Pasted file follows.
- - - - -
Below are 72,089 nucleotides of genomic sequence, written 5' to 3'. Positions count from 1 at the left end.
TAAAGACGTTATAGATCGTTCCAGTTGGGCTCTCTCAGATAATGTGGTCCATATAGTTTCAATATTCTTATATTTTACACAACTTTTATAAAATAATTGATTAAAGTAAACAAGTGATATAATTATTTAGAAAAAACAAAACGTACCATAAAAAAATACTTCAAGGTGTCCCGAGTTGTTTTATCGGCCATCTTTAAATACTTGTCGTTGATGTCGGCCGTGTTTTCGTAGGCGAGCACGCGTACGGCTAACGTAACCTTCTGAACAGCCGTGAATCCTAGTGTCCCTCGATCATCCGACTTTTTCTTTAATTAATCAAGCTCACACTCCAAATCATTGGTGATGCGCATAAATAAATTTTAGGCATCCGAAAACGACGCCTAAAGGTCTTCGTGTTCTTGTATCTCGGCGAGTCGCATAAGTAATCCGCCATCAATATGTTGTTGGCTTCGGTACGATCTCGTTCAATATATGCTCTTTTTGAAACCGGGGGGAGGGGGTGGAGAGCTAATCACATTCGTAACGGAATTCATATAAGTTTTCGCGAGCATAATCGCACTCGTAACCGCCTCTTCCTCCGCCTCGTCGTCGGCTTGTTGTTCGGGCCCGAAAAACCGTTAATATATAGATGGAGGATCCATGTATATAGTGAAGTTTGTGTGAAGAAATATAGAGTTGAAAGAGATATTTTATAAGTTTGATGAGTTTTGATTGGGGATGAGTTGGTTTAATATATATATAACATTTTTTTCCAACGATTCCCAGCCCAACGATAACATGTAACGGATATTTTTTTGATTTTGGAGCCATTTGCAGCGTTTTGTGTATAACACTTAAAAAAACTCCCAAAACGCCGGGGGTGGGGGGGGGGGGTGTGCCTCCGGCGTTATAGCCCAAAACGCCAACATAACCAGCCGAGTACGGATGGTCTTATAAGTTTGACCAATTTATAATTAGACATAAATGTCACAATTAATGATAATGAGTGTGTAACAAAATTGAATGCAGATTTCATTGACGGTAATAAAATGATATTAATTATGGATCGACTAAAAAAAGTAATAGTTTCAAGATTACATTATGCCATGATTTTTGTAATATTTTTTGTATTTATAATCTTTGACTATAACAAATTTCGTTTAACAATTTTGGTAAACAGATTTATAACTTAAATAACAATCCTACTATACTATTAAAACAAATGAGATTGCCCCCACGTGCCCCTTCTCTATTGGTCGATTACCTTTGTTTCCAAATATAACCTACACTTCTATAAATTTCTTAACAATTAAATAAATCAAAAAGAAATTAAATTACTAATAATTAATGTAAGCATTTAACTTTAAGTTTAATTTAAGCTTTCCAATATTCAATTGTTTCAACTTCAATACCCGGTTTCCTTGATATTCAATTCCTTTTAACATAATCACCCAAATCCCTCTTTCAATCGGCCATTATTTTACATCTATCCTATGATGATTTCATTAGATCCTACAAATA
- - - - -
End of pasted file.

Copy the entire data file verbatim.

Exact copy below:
Below are 72,089 nucleotides of genomic sequence, written 5' to 3'. Positions count from 1 at the left end.
TAAAGACGTTATAGATCGTTCCAGTTGGGCTCTCTCAGATAATGTGGTCCATATAGTTTCAATATTCTTATATTTTACACAACTTTTATAAAATAATTGATTAAAGTAAACAAGTGATATAATTATTTAGAAAAAACAAAACGTACCATAAAAAAATACTTCAAGGTGTCCCGAGTTGTTTTATCGGCCATCTTTAAATACTTGTCGTTGATGTCGGCCGTGTTTTCGTAGGCGAGCACGCGTACGGCTAACGTAACCTTCTGAACAGCCGTGAATCCTAGTGTCCCTCGATCATCCGACTTTTTCTTTAATTAATCAAGCTCACACTCCAAATCATTGGTGATGCGCATAAATAAATTTTAGGCATCCGAAAACGACGCCTAAAGGTCTTCGTGTTCTTGTATCTCGGCGAGTCGCATAAGTAATCCGCCATCAATATGTTGTTGGCTTCGGTACGATCTCGTTCAATATATGCTCTTTTTGAAACCGGGGGGAGGGGGTGGAGAGCTAATCACATTCGTAACGGAATTCATATAAGTTTTCGCGAGCATAATCGCACTCGTAACCGCCTCTTCCTCCGCCTCGTCGTCGGCTTGTTGTTCGGGCCCGAAAAACCGTTAATATATAGATGGAGGATCCATGTATATAGTGAAGTTTGTGTGAAGAAATATAGAGTTGAAAGAGATATTTTATAAGTTTGATGAGTTTTGATTGGGGATGAGTTGGTTTAATATATATATAACATTTTTTTCCAACGATTCCCAGCCCAACGATAACATGTAACGGATATTTTTTTGATTTTGGAGCCATTTGCAGCGTTTTGTGTATAACACTTAAAAAAACTCCCAAAACGCCGGGGGTGGGGGGGGGGGGTGTGCCTCCGGCGTTATAGCCCAAAACGCCAACATAACCAGCCGAGTACGGATGGTCTTATAAGTTTGACCAATTTATAATTAGACATAAATGTCACAATTAATGATAATGAGTGTGTAACAAAATTGAATGCAGATTTCATTGACGGTAATAAAATGATATTAATTATGGATCGACTAAAAAAAGTAATAGTTTCAAGATTACATTATGCCATGATTTTTGTAATATTTTTTGTATTTATAATCTTTGACTATAACAAATTTCGTTTAACAATTTTGGTAAACAGATTTATAACTTAAATAACAATCCTACTATACTATTAAAACAAATGAGATTGCCCCCACGTGCCCCTTCTCTATTGGTCGATTACCTTTGTTTCCAAATATAACCTACACTTCTATAAATTTCTTAACAATTAAATAAATCAAAAAGAAATTAAATTACTAATAATTAATGTAAGCATTTAACTTTAAGTTTAATTTAAGCTTTCCAATATTCAATTGTTTCAACTTCAATACCCGGTTTCCTTGATATTCAATTCCTTTTAACATAATCACCCAAATCCCTCTTTCAATCGGCCATTATTTTACATCTATCCTATGATGATTTCATTAGATCCTACAAATA